What is benfotiamine? Benefits and Side Effects

What is benfotiamine

What is benfotiamine: Benfotiamine is a nutritional supplement that is converted in the body into thiamine, or vitamin B1 .

Thiamine helps the body convert nutrients into energy, which is essential for brain function. Some people use benfotiamine to increase thiamine levels because it has a high absorption capacity. This means that it reaches the circulation quickly and produces high levels of thiamine in the body.

Because it has antioxidant and anti-inflammatory properties, benfotiamine may also be beneficial for tension nerve pain in people with diabetes and Alzheimer’s disease.

In general, it is important to talk with your healthcare provider about any nutritional supplements you plan to take and to check for any possible interactions with other supplements or medications.

Benefits of benfotiamine

  • For diabetic neuropathy.
  • Cognitive improvement in Alzheimer’s patients.
  • Overcoming alcohol addiction.
  • To smoke.
  • Kidney protection.
  • Antitumors.
  • Antioxidant properties.

For diabetic neuropathy: It has been shown that treatment with benfotiamine has a significant effect on the treatment of diabetic nephropathy, as this is one of the severe complications of diabetes. Preclinical studies in mice have shown that benfotiamine prevents triphosphate accumulation in diabetes, thus preventing the development of nephropathy.

Cognitive improvement in Alzheimer’s patients: Studies have shown that benfotiamine confers beneficial effects on cognitive impairment in Alzheimer’s disease. On the other hand, benfotiamine has been shown to reduce amyloid deposition in animal models of Alzheimer’s disease.

Overcoming alcohol addiction: Alcohol addiction causes a deficiency in essential nutrients in the body, and therefore taking benfotiamine in these cases helps compensate for this deficiency.

For smoking: Trials in healthy volunteers have shown that short-term treatment with benfotiamine can partially restore large blood vessel function in healthy smokers.

Kidney protection: Studies have found that benfotiamine supplements may be useful in alleviating antibiotic-induced nephrotoxicity by improving oxidative stress and inflammation of renal tubular cells.

Anti-tumor agents: Studies show that using benfotiamine helps eliminate highly proliferating cells through the phenomenon of apoptosis. On the other hand, it was also observed that benfotiamine showed synergistic activity with cytarabine, an agent that has a role in chemotherapy, to eliminate myeloid leukemia cells.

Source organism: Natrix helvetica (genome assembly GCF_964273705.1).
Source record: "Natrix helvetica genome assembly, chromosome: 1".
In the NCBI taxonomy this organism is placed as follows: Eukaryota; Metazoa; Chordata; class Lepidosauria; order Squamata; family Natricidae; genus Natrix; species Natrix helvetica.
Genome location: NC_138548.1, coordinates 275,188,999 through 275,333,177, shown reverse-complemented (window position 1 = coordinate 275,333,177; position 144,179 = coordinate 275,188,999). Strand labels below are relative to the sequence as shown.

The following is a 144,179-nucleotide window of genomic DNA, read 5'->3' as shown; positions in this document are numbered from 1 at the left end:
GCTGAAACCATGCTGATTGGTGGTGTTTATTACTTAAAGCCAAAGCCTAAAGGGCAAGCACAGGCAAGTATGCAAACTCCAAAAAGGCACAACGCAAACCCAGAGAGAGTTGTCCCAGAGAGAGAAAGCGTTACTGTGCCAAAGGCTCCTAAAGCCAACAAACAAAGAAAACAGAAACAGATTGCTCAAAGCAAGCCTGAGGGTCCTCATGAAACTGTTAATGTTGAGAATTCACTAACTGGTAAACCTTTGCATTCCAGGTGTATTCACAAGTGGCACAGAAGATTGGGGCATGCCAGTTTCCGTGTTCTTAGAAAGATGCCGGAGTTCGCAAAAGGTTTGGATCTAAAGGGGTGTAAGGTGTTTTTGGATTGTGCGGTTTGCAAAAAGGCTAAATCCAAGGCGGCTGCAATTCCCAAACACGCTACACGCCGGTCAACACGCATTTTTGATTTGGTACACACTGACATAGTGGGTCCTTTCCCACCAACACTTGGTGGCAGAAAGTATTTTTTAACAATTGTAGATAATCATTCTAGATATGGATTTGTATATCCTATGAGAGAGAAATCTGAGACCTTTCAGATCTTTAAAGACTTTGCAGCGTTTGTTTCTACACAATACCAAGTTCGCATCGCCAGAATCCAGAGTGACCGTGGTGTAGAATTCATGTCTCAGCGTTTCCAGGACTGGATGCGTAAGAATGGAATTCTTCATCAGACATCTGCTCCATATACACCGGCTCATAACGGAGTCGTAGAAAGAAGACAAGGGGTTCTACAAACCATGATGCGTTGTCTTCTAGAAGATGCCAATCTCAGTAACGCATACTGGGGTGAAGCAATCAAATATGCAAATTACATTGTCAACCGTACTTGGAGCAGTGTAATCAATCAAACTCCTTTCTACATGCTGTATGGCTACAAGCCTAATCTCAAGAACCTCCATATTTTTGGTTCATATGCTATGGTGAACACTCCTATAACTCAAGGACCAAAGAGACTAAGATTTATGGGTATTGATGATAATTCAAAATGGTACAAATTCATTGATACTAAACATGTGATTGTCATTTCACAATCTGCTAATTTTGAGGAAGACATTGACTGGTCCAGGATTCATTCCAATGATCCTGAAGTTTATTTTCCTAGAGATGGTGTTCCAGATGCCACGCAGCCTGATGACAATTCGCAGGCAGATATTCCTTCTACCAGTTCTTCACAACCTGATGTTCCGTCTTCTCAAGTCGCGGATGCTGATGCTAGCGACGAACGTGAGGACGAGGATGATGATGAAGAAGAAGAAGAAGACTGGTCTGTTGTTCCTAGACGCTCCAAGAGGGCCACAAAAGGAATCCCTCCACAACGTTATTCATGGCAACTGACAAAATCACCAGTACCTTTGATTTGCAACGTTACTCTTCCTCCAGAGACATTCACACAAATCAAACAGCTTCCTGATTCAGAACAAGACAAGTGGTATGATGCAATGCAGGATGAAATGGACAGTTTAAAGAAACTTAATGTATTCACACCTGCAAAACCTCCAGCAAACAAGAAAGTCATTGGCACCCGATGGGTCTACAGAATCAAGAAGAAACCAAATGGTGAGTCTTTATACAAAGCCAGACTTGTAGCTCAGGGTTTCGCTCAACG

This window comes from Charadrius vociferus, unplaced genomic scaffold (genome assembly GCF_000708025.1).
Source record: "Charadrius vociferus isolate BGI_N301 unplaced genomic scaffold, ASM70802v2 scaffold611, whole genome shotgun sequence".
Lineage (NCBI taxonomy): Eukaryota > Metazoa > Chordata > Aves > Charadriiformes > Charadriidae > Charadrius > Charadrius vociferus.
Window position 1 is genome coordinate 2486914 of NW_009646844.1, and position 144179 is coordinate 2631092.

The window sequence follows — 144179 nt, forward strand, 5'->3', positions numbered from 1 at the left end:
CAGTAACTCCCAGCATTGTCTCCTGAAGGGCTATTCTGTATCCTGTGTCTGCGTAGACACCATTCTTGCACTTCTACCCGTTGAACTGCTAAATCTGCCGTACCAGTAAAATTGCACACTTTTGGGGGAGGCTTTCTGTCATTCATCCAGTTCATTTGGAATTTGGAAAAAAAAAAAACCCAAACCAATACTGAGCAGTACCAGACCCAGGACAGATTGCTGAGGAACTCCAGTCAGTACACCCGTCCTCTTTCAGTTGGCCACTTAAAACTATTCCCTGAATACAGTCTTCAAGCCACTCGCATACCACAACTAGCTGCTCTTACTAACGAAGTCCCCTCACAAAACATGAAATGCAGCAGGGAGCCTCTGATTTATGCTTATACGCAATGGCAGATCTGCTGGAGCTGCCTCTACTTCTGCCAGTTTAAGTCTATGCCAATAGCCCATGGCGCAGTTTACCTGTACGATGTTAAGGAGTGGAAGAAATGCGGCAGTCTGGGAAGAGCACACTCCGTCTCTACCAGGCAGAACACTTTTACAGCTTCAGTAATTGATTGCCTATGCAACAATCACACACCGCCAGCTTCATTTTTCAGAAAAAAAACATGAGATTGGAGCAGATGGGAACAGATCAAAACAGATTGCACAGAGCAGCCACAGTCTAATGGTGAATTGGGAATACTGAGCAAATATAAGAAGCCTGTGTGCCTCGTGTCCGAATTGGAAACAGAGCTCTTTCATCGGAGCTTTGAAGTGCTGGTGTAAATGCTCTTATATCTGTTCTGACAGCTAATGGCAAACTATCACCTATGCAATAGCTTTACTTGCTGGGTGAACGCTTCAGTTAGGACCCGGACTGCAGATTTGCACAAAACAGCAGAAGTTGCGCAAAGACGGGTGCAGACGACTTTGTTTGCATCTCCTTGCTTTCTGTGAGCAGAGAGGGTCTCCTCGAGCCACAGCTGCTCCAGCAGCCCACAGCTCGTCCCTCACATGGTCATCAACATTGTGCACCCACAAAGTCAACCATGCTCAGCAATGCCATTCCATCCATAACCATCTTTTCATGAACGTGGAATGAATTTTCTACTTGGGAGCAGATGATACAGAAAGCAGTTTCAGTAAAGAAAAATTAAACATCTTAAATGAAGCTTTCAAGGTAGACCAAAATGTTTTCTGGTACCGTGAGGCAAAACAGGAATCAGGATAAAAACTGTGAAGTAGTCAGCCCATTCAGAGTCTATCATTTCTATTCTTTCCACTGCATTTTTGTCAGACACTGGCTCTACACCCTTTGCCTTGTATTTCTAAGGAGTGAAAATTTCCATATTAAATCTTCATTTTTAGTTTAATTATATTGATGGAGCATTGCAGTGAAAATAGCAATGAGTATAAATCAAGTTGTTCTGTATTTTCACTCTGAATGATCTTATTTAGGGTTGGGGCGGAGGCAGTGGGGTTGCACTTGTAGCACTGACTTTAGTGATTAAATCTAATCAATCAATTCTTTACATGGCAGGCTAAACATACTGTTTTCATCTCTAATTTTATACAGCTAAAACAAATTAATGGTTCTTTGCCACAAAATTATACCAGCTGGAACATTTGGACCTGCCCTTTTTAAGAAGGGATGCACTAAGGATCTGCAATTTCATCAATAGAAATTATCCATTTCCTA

Antioxidant properties: Benfotiamine is also a powerful antioxidant with anti-inflammatory properties, which is produced by inhibiting the synthesis of prostaglandins and leukotrienes.

Food sources of benfotiamine

Sources of benfotiamine in food: Benfotiamine can be obtained mainly from garlic and onions .

In addition to the mentioned sources of benfotiamine, it can be obtained by making it in the laboratory. Benfotiamine is similar to thiamine, but is absorbed by the body better than thiamine.

The body then changes benfotiamine into thiamine. As mentioned, benfotiamine can be manufactured from some plants, such as garlic and onions. Since the body absorbs benfotiamine better than thiamine, benfotiamine can increase the amount of thiamine in the body. This may help prevent or treat some symptoms or diseases caused by low thiamine levels.

Harmful effects of benfotiamine

  • Increase in liver enzymes.
  • Hypertension.
  • Bradycardia, or sinus bradycardia.
  • Increased pulse.
  • Increase in white blood cell count.
  • proteinuria; That is, the appearance of protein in the urine.

Taking supplements such as benfotiamine may have potential side effects. These side effects may be common or severe. However, these side effects are generally minimal. There were no significant side effects reported.

Among other side effects, we also mention the following, but they are rare:

  • Cough.
  • Difficulty swallowing.
  • Itching.
  • Swelling of the face, lips, eyelids, or tongue.
  • Breathing difficulty.
  • diarrhea.
  • stomach pain.
  • Nausea.

Benfotiamine dosage

Benfotiamine dosage: The ideal dose for a benfotiamine supplement is 150 mg, once or twice daily .

If you want to add supplements to your diet, benfotiamine is available in different forms.